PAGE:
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The Structural Engineer

Interest in the architecture and engineering of new industrial buildings continues to grow. Underlying the design of Cummins' latest diesel engine factory was a vigorous search for a natural and clear architectural expression of its many functions. This involved the orchestration of a large multidisciplinary design team. Generous flexibility of layout, rigorous planning for structurehervices integration, consistent structural detailing, and concern for progressive collapse, all sffected the design, which is described here from the structural engineer's point of view. P.B. Higson and R. Hough

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The Structural Engineer

Mr B. F. Edbrooke (Department of Transport): The authors have given us an excellent presentation on the design and construction of an outstanding piece of engineering. The design is both imaginative in concept-reflecting the pseudo-classical outline of the older bridge alongside-and elegant in its setting at this historic site across the River Thames at Runnymede. I should like to make some reference to the bridge in the context of the road. The bridge is one of the many pieces of the jigsaw which, when fitted together, will comprise the London Orbital Road M25, totalling some 120 miles in length and costing approximately £600M. Subject to the satisfactory completion of the statutory procedures, the south-west quadrant from the new access to Heathrow to Reigate should be completed in 1984. carriageway for M25 and a two-lane

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The Structural Engineer

‘The papers I marked ranged from reasonable to lousy. Written discussions were poor and in the design part of the questions there was too much analytical arithmetic, not enough engineering. This wastes the time of the candidate who thereafter makes a poor showing in all other sections of the chosen question. . . ’. This extract from the post-examination report of one of the examiners for the Institution Part 3 (Membership) examination in April 1981 summarises the general reaction of all of his examiner-colleagues-and echos the plaints of examiners past.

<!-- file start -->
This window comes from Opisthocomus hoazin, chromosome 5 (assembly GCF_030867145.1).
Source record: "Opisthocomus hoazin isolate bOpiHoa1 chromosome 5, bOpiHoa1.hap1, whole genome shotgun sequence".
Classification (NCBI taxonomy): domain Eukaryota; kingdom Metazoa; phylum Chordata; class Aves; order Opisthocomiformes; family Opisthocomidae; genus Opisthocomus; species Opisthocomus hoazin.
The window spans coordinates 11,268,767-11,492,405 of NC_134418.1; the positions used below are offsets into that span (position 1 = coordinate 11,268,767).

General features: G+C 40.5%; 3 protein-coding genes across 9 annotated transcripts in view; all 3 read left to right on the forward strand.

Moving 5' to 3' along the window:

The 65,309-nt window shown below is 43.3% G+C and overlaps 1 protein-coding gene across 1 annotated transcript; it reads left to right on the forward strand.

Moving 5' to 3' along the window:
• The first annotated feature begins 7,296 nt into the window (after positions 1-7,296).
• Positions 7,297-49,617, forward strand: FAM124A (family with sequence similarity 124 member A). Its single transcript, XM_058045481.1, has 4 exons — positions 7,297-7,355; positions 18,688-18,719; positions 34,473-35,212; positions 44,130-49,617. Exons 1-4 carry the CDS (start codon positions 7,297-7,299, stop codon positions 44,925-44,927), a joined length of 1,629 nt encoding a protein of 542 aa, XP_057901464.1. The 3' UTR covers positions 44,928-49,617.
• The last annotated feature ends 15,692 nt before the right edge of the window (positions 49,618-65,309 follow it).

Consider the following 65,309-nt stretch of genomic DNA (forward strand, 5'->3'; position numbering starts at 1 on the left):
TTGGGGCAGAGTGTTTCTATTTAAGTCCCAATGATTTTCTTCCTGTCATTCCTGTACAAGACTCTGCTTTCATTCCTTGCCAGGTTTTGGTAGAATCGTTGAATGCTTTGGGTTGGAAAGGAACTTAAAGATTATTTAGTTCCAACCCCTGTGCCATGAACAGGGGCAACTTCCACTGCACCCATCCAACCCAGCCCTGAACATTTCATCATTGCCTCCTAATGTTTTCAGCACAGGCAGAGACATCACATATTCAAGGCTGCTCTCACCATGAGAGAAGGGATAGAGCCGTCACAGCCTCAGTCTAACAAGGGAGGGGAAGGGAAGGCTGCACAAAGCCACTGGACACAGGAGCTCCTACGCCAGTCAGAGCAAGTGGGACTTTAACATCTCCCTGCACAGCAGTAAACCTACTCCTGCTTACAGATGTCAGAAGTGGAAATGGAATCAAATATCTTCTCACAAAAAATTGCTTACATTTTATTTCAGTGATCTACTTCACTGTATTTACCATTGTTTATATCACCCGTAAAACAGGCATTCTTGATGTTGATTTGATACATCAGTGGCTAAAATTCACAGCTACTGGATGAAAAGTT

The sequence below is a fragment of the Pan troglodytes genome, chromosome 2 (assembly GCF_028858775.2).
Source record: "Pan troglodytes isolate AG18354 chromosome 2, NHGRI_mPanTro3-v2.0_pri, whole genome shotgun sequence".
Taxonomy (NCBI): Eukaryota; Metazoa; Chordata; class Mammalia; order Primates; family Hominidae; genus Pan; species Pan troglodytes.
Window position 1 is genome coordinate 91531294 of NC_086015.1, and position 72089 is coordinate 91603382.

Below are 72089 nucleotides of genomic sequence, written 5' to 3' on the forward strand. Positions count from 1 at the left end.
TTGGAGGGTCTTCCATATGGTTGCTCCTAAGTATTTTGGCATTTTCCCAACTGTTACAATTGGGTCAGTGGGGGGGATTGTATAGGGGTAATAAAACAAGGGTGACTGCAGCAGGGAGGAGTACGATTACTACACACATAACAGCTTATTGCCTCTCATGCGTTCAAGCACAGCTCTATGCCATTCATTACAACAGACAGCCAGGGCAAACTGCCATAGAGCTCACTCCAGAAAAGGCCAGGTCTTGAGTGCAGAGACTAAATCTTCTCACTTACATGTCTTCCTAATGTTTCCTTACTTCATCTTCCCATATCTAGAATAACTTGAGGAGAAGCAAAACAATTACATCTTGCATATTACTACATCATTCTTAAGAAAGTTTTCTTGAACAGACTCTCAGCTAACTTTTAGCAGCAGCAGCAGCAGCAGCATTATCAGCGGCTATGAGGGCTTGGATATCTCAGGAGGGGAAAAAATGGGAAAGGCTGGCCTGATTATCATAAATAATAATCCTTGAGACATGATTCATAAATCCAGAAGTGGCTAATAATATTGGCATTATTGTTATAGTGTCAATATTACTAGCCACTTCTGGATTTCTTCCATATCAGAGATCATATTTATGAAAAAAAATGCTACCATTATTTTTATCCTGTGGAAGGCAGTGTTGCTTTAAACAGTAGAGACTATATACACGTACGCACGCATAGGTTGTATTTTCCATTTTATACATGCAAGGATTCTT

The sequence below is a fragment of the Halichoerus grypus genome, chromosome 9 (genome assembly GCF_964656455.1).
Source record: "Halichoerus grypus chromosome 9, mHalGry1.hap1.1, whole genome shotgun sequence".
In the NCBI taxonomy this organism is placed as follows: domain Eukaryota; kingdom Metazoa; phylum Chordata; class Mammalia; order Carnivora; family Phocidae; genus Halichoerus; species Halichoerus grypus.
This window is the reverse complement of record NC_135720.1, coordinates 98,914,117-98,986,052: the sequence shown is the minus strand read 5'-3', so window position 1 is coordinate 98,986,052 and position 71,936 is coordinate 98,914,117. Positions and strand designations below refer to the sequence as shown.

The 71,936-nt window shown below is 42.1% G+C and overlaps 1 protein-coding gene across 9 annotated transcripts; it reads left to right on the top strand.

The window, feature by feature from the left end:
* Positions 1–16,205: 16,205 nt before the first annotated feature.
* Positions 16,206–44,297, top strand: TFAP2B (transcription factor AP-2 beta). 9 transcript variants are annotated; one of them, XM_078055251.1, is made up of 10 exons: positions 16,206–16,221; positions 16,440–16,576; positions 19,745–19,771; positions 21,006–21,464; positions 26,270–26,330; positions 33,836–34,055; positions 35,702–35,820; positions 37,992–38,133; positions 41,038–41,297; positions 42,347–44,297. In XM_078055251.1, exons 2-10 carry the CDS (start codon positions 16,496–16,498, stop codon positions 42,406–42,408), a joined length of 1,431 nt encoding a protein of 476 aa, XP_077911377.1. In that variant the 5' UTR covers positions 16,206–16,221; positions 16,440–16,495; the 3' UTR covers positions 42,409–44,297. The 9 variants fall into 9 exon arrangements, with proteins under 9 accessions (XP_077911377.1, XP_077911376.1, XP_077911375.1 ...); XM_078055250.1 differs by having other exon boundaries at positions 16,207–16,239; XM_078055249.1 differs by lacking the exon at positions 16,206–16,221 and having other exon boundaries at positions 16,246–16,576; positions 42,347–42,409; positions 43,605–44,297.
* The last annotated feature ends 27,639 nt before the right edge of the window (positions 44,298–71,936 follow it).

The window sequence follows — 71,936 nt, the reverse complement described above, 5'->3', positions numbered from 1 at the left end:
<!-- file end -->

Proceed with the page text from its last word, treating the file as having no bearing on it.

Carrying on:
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The Structural Engineer

The first part of this paper indicates the principal differences between BS 5628: Part 1: 1978: The structural use of masonry and CP 111: 1970: Structural recommendations for loadbearing walls, and outlines the reasons behind the changes. They are essentially a combination of experience of the performance of buildings in service and new research data. The second part describes the assessment made during the final stage of drafting to ensure that the document was operationally satisfactory and that it provided suitably safe designs by comparison with existing practice. B.A. Haseltine and J.F.A. Moore

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The Structural Engineer

Quality of steel There has been some correspondence in this column concerning the variability of the strength of structural and rein forcing steel. Mr G. T. Collett takes the opportunity to point out another type of variation in quality: Regarding the quality of structural steel, I feel duty bound to warn other members of our recent experience. Remedial work to a school in Corby involved the installation of a pair of steel beams and stanchions to support a sagging reinforced concrete roof. The beam section specified was 610 x 305 x 149 kg UB and the span approximately 10.5 m. Verulam

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